Oh, my bad. I equatedwith C++ is better than C as I take the phrases "more modern" and "do things faster" as implication of greater worth. Perhaps my understanding of these phrases does not coincide with the rest of the world.Quote:
Originally Posted by Elysia
>If I got it right C# is basically meant for the Windows OS.
C# was designed with .NET in mind, and .NET was designed with Windows in mind. However, both C# and the foundation of .NET (CLI) are standardized such that they're not tied to Windows.
>But what are the differences exactly between C and C++
I think this question implies an intersection that one shouldn't assume without proficiency in both languages. The differences run deeper than language features, to the point where actual code in C has only a superficial similarity to actual code in C++. It's safer in the beginning to pretend that C and C++ are unrelated, yet have similar syntax for some fundamental features.
>what would be better to learn?
I wouldn't presume to tell you what you should learn, but I will say that I've never regretted learning C. I believe that a firm understanding of C and the challenges involved in writing software with C have helped make my C++ better. My advice is to learn the basics of one before learning the other, but ultimately learn both. Learning C and C++ at the same time (or any two languages as the same time) strikes me as an exercise in frustration.
Which is about as valid an argument as the most efficient OS kernels in the world being written in C and their mailing lists abhorring C++. That sector of the industry has made their choice for certain reasons, but it has absolutely no bearing on "which language is better", or "which I should learn" unless the person asking the question specifies a LOT more about what they want to do.Quote:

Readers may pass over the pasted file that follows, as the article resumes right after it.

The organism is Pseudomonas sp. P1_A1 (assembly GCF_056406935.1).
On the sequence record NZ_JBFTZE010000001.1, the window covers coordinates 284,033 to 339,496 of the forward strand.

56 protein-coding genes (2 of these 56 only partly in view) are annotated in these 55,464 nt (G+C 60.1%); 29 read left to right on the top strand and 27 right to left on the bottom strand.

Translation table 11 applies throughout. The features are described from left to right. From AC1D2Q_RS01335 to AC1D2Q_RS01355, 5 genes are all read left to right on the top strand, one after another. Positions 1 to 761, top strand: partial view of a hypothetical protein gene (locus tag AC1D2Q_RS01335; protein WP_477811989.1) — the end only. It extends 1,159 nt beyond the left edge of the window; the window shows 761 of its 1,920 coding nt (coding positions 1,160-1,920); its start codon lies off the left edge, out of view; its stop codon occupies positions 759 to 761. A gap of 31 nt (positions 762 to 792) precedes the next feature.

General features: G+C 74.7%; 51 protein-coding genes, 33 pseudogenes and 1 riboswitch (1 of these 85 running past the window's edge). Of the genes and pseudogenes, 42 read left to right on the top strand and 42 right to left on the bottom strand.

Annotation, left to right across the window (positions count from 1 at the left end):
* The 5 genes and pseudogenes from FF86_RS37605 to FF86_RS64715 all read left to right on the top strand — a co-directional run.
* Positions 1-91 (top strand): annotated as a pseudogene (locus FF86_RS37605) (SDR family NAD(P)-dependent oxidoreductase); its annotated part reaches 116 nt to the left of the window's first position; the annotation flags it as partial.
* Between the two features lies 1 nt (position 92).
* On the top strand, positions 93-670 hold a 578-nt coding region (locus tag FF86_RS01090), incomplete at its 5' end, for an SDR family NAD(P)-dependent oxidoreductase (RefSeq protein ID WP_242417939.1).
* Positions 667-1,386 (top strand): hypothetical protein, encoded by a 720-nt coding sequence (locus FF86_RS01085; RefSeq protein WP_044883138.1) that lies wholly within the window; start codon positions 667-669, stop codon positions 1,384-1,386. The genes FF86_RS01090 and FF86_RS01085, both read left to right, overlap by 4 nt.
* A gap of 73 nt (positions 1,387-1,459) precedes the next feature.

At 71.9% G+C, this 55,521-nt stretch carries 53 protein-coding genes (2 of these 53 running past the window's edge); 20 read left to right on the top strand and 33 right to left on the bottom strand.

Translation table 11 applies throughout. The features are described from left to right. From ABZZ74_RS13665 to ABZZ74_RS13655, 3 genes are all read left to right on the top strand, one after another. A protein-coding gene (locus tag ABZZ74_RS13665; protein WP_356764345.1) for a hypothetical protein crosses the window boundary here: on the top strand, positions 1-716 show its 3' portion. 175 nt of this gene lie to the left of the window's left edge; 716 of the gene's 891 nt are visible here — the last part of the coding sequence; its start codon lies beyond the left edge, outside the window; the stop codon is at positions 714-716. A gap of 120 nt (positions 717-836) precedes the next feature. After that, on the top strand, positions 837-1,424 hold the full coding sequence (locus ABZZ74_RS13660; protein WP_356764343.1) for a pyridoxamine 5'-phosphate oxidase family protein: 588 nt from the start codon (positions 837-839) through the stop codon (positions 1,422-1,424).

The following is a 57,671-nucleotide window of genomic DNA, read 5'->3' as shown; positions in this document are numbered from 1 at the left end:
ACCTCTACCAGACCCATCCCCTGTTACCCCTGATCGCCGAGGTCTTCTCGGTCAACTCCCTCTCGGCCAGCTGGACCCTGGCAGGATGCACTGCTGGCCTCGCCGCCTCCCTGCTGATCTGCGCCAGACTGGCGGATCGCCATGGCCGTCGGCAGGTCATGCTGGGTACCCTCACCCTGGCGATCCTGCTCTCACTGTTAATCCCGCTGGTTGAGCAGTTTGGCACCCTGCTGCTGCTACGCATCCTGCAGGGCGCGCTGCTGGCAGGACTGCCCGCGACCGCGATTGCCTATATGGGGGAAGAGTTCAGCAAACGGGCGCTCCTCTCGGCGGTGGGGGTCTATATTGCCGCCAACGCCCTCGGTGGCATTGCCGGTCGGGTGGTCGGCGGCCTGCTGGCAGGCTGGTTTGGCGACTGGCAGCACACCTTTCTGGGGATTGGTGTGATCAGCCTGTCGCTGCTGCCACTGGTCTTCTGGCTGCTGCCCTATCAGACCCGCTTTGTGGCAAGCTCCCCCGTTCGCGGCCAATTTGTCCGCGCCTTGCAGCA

OK, but seriously, there IS a reason why games are written in C++ and not C, right? Perhaps we should ponder about that.
>OK, but seriously, there IS a reason why games are written in
>C++ and not C, right? Perhaps we should ponder about that.
It's easier to organize large programs in C++ than C? Then again, it's probably just as hard to organize them well, so I suppose games are written by the lowest common denominator. The many critical bugs I encounter in the games I play is proof enough that game programmers are not as good as we'd like to believe. :D
In reality, I think the hype of OO kind of killed C as a viable option for most new software. It doesn't mean C++ is any better or worse, just that the current generation of developers has been trained to see OO as the single most important aspect of high quality software.